/ Blog Post
My Impact is a conversation series from Equal Justice Works, using interviews with alumni to shine a light on what’s possible with an Equal Justice Works Fellowship. Brooke Meckler, director of law school engagement and advocacy, recently spoke with Kace Rodwell, a 2017 Rural Summer Legal Corps Student Fellow and 2018 Equal Justice Works Fellow hosted by Oklahoma Indian Legal Services, Inc.
Like many lawyers, Kace Rodwell was drawn to a career in public interest in response to issues within her own community. Having grown up in the capital of Cherokee Nation, Kace was well versed in the types of legal barriers facing other Native Americans: “land issues, reservation land issues, water rights, the Indian Child Welfare Act…obstacles Native Americans face just based on their status as Native Americans.”
Kace cited her “Cherokee values” as a solid foundation for her work, such as, “how can we help our families? How can we help our communities? How do we build and maintain our culture, our language, and our land?”
In 2017, Kace became a Rural Summer Legal Corps (RSLC) Student Fellow at Oklahoma Indian Legal Services, Inc. (OILS), where she worked throughout the entire state of Oklahoma on estate planning issues, particularly American Indian Probate Reform Acts; worked with trust land; and helped members of the Five Tribes with land status laws.
The hands-on nature of RSLC was, Kace noted, a highlight of the program: “I got to go out to the communities and serve—and that’s really what showed me I was on the right path, because I wanted to do public interest but didn’t have that kind of experience until Rural Summer Legal Corps, of actually being there [in the field].”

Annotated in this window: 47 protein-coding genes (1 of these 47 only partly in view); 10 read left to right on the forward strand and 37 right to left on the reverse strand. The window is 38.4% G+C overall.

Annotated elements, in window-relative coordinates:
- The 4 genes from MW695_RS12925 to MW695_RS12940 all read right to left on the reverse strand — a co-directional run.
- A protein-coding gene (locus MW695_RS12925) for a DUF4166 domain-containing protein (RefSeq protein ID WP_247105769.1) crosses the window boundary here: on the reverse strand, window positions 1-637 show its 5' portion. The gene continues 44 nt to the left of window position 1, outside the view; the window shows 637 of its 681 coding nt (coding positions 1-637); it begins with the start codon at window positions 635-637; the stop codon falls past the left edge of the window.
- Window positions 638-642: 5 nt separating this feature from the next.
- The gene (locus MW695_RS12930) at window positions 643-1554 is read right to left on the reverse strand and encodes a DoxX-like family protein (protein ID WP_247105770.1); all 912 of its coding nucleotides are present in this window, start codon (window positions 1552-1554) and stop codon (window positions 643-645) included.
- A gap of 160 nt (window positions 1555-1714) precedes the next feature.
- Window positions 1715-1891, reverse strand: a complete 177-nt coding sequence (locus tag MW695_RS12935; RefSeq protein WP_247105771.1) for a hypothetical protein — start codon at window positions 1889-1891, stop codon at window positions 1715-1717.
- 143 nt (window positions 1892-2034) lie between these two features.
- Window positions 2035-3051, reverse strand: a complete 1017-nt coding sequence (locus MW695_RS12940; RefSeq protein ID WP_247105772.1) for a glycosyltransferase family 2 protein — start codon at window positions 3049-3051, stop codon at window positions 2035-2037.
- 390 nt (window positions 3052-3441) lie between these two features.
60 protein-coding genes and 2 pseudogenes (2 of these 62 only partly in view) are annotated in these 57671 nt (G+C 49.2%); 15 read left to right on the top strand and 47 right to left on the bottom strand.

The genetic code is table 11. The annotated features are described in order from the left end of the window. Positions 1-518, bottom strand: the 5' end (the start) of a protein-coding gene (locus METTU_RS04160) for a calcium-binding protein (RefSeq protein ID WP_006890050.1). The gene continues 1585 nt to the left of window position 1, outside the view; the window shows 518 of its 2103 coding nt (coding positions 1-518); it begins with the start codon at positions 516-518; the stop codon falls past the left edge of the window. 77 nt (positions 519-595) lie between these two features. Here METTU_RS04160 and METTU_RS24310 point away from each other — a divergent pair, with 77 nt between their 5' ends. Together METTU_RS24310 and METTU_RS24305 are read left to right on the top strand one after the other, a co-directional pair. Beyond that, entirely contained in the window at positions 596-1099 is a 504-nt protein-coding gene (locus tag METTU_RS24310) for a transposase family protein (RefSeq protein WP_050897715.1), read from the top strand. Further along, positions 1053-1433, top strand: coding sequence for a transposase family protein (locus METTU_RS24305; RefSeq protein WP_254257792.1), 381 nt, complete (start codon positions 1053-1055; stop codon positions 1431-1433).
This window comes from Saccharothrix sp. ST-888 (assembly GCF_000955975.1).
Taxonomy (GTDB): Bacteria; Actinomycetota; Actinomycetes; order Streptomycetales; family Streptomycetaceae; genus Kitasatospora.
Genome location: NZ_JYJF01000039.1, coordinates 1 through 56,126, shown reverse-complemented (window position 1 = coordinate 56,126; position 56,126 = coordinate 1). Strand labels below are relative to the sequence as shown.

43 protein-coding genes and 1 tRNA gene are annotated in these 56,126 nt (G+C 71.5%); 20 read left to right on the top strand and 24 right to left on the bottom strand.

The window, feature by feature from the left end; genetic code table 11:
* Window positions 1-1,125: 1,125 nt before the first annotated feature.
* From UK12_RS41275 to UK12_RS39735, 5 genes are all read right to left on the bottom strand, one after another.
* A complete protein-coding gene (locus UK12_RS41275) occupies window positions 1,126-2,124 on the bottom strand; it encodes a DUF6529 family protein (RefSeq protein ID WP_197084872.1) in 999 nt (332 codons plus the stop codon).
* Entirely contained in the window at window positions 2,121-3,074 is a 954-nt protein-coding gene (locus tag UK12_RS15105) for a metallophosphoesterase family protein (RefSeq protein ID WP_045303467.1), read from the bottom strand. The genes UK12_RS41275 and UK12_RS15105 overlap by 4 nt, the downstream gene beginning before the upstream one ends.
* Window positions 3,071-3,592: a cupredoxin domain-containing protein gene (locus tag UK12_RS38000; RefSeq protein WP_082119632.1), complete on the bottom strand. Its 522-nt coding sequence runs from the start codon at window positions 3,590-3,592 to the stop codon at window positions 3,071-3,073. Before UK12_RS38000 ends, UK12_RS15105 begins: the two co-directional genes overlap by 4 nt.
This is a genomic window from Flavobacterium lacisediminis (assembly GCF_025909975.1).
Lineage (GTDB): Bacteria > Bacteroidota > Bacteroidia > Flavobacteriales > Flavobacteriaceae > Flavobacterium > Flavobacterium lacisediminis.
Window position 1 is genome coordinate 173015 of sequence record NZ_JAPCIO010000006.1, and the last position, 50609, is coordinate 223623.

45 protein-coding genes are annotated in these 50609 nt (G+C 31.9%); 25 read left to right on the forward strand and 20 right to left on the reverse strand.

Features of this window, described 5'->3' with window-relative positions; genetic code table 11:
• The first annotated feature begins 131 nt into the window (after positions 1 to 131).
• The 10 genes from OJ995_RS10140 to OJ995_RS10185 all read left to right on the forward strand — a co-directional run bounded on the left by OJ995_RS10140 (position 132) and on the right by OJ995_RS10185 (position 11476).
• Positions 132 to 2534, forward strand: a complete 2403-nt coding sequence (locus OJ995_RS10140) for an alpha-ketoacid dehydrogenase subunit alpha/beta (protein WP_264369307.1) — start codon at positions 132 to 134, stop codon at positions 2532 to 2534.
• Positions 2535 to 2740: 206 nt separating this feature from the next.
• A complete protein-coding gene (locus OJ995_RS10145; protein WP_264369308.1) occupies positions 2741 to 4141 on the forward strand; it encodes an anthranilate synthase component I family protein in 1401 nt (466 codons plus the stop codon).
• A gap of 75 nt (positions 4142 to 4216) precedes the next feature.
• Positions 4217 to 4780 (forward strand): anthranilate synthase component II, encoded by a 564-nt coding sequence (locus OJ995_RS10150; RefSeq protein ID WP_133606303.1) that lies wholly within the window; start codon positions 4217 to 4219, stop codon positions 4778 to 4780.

Kace was determined to continue working with OILS after law school, and built upon her previous relationship with the organization to collaborate on an Equal Justice Works Fellowship application. In 2018, she became an Equal Justice Works Fellow at OILS, working specifically with parents involved in Indian Child Welfare Act cases. Kace encouraged other law students to follow a similar path and leverage existing relationships when creating their own Fellowship projects.
Kace’s other advice for law students following a public interest path? “Take as many litigation courses—or moot court, or mock trial [courses]—as possible,” she said, emphasizing the importance of venturing outside of one’s comfort zone to build practical skills, necessary even in the age of COVID-19. “It doesn’t stop, even if you don’t meet physically in a court room. Life keeps going—these families still need help.”
Following her Fellowship, Kace continues to work at OILS as a staff attorney, much like the 85% of Equal Justice Works Fellows who remain in public service after their projects end. “In short,” she said, “this is my life now. I can’t see not [working on] the Indian Child Welfare Act. I can’t see not continuing helping the communities I’m helping right now.”
Applications for the RSLC program are due at 11:59 p.m. ET on February 8, 2021. To learn more about becoming a 2021 Rural Summer Legal Corps Student Fellow, visit here.